I like my new Glock 43, I have ran 100 rounds through it and it feels nicely comfortable and secure in my hand, it has been quite a long time – about twenty-five years – since I have fired a weapon. Out at my local range, breaking in my new carry piece, I decided to try two distinctively different methods of shooting. The standard index or trigger finger VS the middle finger or point & shoot technique.
When I refilled mags, I alternated between the two shooting methods. All rounds fired were at 15 yards independent targets as indicated below. It was surprising for me to see the difference between the two techniques.
Possibly it’s the 5.5 lb trigger pull on my stock Glock combined with my lack of target practice which weighed heavily on my accuracy. However, the point & shoot technique worked best for me. Perhaps, it’s that the weapons center-line bore is more closely aligned with the web of the hand, thus providing for both a natural pointing of the weapon and better control of recoil forces. The additional support of my index finger alongside the really short frame of the subcompact Glock made the weapon feel like an extension of my hand.
This grouping is terrible – yes, practice is very much needed to regain accuracy.
Now I sit here with a multitude of tabs open on my browser, my fingers clicking away on my laptop, writing this post. An interesting insight relative to concealed carry weapons came my way from Ephesians 6:13 Therefore put on the full armor of God, so that when the day of evil comes, you may be able to stand your ground, and after you have done everything, to stand.”
Protection, Defense, Armor all have the similar inherent meaning, don’t’ they? Ayour health, your safety, or your life.
Personally, I believe the very first parts of Gods FULL armor are that of love, compassion, empathy and understanding followed by more counter assault measures such as Asps, Pepper Spray, and lastly – the lethal weapons.
The words “to stand” at the end of this particular verse, is what really speaks to me…
After the violent and terrifying incident, what then? How will you stand? Get back up, collect your senses, make defined decisions? Process and control – to the best of your abilities – the outcome of a violent encounter? Hopefully, most of us Conceal Carry Owners have at least thought about this – the aftermath – surviving a defensive gun position. What if your wife – brother – daughter – sister or friend lay there, right in front of you injured. Do you have any tools, community or training in place to support & assist in your recovery? Can you STAND?
Let me back up a minute here, after all, we are talking about what we hope never happens. Let’s just start with the gun, have you at least shot your weapon so you know how it reacts? And more importantly how you react to it! How about disassembly and cleaning? Types of ammo, grain of bullets, the list goes on and on – and can be a bit daunting if you let it.
Point being – just like any functional armor you need to make sure it is in peak performance state and ready at a moments notice. This is where training comes in; A preparing the armor of the body, mind & spirit in order to defend against your death and stand after the threat has vanquished.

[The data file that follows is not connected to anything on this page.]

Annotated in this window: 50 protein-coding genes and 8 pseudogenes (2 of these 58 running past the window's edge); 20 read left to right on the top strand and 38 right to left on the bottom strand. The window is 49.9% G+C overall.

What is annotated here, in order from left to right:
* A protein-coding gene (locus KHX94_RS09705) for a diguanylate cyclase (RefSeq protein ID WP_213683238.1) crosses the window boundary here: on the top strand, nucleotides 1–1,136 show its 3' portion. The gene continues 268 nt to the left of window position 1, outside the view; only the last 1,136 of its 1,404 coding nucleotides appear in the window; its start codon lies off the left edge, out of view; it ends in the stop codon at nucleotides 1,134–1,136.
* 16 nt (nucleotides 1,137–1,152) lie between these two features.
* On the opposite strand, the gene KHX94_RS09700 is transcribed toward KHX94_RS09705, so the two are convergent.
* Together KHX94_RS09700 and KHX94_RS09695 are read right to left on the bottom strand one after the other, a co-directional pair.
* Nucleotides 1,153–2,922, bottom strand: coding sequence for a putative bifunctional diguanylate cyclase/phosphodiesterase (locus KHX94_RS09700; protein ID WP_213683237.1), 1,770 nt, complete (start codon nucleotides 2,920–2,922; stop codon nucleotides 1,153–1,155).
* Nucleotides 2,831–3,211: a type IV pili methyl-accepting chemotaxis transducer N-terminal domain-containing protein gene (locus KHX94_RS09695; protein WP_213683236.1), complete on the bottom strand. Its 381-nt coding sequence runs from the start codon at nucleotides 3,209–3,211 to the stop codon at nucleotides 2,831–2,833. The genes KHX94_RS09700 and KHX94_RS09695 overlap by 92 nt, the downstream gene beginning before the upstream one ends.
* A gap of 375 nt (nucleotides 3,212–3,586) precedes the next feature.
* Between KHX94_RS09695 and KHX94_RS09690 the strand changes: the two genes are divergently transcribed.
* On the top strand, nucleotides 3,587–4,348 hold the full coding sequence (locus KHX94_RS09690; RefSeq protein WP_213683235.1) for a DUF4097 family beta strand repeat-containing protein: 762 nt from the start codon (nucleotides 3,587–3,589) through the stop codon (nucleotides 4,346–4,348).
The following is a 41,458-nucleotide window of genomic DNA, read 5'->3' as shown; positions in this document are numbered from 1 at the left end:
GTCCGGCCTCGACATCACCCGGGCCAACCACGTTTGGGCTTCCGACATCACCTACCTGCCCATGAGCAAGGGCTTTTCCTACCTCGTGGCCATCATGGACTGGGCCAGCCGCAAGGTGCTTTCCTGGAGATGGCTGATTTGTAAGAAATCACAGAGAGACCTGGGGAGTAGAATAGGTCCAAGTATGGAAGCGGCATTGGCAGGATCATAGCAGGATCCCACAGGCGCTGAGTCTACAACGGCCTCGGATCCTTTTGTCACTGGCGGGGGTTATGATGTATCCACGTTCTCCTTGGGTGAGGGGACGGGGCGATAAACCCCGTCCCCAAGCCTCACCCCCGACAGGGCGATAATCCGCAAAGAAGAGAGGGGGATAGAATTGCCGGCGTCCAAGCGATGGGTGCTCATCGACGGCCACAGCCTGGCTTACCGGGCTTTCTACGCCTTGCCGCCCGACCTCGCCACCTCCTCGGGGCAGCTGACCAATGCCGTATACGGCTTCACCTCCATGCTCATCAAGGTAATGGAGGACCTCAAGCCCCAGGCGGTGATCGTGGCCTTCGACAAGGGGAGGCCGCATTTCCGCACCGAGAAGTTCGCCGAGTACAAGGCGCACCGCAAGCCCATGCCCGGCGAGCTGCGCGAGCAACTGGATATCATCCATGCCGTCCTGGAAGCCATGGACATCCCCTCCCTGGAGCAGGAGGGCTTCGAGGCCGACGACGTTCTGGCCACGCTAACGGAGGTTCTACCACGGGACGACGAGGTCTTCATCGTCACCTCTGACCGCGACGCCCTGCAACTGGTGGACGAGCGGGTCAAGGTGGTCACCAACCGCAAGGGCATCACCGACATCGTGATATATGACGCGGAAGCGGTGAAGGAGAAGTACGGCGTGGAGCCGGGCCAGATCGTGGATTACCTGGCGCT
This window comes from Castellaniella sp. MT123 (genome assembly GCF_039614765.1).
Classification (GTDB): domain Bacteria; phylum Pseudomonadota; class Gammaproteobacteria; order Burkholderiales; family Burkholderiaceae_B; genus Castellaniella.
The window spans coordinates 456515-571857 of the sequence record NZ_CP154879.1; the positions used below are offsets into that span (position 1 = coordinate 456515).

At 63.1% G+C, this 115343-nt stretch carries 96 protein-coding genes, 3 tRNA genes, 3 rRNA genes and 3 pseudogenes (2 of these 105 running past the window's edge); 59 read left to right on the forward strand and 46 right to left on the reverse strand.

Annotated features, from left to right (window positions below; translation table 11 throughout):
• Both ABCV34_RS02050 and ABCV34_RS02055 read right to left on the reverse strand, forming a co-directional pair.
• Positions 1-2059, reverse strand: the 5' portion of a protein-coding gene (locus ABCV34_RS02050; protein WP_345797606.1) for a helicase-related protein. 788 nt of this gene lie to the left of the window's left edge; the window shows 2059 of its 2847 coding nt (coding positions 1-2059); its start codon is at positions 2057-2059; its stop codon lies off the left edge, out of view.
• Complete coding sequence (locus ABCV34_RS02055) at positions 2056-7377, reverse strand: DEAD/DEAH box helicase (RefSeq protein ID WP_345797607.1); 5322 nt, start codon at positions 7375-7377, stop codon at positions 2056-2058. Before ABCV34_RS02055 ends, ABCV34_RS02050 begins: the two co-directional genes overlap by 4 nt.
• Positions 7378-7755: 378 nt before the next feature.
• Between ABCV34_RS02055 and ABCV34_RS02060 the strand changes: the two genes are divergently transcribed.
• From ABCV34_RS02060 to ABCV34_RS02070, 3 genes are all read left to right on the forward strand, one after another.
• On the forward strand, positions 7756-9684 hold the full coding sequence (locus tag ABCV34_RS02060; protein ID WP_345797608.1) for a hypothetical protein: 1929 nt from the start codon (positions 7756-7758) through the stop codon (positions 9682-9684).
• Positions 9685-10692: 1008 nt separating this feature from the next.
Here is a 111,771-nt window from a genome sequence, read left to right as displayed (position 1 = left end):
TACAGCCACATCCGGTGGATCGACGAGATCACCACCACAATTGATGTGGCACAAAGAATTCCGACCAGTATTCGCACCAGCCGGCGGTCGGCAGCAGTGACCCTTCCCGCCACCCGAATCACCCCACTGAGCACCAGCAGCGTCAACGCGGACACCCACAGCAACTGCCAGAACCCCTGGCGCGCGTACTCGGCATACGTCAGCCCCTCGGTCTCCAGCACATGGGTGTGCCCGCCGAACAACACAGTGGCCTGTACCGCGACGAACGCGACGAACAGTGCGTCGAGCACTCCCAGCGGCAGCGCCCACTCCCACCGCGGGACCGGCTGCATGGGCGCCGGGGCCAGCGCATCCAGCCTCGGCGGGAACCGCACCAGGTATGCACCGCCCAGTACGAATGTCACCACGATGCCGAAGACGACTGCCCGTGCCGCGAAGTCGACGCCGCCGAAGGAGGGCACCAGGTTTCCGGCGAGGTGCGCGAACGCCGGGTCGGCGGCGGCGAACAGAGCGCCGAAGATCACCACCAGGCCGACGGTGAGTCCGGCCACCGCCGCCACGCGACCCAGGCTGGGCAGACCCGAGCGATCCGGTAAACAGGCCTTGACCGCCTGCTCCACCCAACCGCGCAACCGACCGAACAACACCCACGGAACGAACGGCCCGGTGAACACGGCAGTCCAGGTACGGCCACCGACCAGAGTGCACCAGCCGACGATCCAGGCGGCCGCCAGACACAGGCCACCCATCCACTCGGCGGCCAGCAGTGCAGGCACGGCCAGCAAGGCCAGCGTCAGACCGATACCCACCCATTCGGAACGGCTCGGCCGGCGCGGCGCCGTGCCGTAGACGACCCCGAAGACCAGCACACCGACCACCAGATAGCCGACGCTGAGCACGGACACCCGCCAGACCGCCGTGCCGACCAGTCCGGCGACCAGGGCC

So what to do?
Own your gun – this thing you now possess has more potential deadly energy within it, more than anything else, you will ever come into contact with in the entirety of your life. Everything it does or does not do is your responsibility. If you leave it unattended you must make sure it is securely unloaded & locked up in some form or fashion. Do not under any circumstances allow yourself or your family and friends to become part of the statistics related to gun violence. If you are licensed to carry the weapon on your person, you now have an even greater responsibility, we will discuss this in more detail at a later juncture.
Target practice – go to the range as often as possible, learn your gun. If possible, go to an outdoor range and fire your weapon without hearing protection, at least a couple rounds so you aren’t surprised by the noise. Note* Check local laws, range regulations and always use your best judgment.
Mechanics – what type of components will work best for you in your given environment? The ins & outs of gun ownership – how to choose and care for your weapon, types of holsters, types of ammo, etc.
Situational defense – there are many programs out there from unarmed self-defense to a more complex, active shooter response training. A good place to start is USCCA – they are a strong leader in the armor building business – take a look at their on-line courses or better yet find a certified instructor your area.
There are also insurances such as Defense Sheild, for $13 per month – you would be hard pressed to find better value for dollar spent in providing peace of mind and a helping hand when faced with arrest or an uphill court battle.
Community – Connect with local business, you might be surprised what is offered in your area. Many local martial arts venues offer self-defense training. Other options may be sponsored by your area YMCA, community centers or outreach groups. Local gun shops, shooting ranges or NRA clubs are also an excellent source to find out what is available in your nearby area.
Take Away – That pee shooter on your ankle or that cannon strapped to your leg could be a valuable asset or a deadly liability. Continued educational training and practice might make all the difference when violence happens – in the blink of an eye.
Be Safe, Be Smart
Copyright © 2016 Michael Headberg, All Rights Reserved.
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